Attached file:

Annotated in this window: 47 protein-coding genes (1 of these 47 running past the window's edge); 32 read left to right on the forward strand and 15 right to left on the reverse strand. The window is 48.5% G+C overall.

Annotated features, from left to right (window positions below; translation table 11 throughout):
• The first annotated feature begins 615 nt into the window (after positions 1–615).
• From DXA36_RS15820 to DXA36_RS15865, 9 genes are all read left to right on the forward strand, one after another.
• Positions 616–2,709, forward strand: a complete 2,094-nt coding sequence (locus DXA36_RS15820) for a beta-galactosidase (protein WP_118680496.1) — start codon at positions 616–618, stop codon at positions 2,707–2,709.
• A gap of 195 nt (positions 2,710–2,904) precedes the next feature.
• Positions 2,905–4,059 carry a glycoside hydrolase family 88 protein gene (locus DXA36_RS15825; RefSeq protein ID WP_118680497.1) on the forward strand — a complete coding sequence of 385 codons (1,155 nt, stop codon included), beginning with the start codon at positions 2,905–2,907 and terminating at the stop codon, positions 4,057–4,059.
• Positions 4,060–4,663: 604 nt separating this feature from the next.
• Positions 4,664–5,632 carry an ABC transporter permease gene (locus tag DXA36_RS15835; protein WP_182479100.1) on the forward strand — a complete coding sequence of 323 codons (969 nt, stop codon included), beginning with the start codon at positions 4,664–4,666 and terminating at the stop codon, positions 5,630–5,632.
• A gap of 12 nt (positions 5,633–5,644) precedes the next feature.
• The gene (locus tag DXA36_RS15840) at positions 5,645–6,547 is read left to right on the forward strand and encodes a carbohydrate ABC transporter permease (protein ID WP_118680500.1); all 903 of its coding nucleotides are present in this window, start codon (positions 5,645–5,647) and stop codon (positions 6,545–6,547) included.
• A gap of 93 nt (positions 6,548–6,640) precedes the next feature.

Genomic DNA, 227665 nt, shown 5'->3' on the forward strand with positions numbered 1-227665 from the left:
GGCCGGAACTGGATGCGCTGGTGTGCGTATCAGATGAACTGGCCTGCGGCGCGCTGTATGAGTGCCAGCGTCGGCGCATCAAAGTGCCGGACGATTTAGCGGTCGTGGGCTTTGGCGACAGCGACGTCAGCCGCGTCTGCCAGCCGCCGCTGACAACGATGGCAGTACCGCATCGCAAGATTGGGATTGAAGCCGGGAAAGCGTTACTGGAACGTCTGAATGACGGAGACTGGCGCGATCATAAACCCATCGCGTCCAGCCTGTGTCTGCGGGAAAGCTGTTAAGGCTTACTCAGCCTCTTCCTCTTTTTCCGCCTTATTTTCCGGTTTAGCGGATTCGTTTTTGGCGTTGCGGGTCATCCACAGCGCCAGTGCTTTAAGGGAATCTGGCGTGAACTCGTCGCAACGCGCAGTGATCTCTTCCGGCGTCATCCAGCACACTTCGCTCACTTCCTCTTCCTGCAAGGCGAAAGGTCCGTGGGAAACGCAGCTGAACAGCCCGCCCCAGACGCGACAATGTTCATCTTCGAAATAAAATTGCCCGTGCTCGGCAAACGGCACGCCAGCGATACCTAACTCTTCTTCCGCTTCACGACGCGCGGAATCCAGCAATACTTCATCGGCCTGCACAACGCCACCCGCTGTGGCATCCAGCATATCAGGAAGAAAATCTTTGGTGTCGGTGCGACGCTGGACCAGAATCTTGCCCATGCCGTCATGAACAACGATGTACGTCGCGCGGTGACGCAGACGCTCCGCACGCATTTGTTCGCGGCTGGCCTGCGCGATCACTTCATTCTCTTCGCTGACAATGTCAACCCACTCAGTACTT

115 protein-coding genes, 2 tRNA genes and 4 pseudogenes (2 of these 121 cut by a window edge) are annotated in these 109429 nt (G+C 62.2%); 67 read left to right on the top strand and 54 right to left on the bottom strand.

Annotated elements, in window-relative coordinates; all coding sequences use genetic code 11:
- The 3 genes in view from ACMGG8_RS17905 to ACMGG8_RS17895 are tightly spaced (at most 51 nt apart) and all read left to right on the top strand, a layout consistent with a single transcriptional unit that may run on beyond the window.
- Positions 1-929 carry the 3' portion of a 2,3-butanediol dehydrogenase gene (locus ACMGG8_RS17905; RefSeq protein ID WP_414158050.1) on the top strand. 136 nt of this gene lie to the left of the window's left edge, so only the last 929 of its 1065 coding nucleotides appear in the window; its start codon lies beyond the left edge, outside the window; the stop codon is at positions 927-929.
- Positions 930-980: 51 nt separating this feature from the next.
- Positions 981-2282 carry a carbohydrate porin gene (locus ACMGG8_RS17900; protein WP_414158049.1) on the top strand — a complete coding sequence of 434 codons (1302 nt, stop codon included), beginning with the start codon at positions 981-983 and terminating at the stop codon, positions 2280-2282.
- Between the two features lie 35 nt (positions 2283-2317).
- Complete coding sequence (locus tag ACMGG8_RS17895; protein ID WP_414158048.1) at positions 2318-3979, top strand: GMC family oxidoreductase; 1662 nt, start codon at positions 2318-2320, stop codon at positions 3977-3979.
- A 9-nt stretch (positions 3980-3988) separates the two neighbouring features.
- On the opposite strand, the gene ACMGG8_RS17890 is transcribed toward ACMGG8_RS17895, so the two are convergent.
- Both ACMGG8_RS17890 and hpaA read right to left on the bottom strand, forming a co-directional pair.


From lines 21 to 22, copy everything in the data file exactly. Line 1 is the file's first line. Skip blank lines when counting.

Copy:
- Between the two features lie 35 nt (positions 2283-2317).
- Complete coding sequence (locus tag ACMGG8_RS17895; protein ID WP_414158048.1) at positions 2318-3979, top strand: GMC family oxidoreductase; 1662 nt, start codon at positions 2318-2320, stop codon at positions 3977-3979.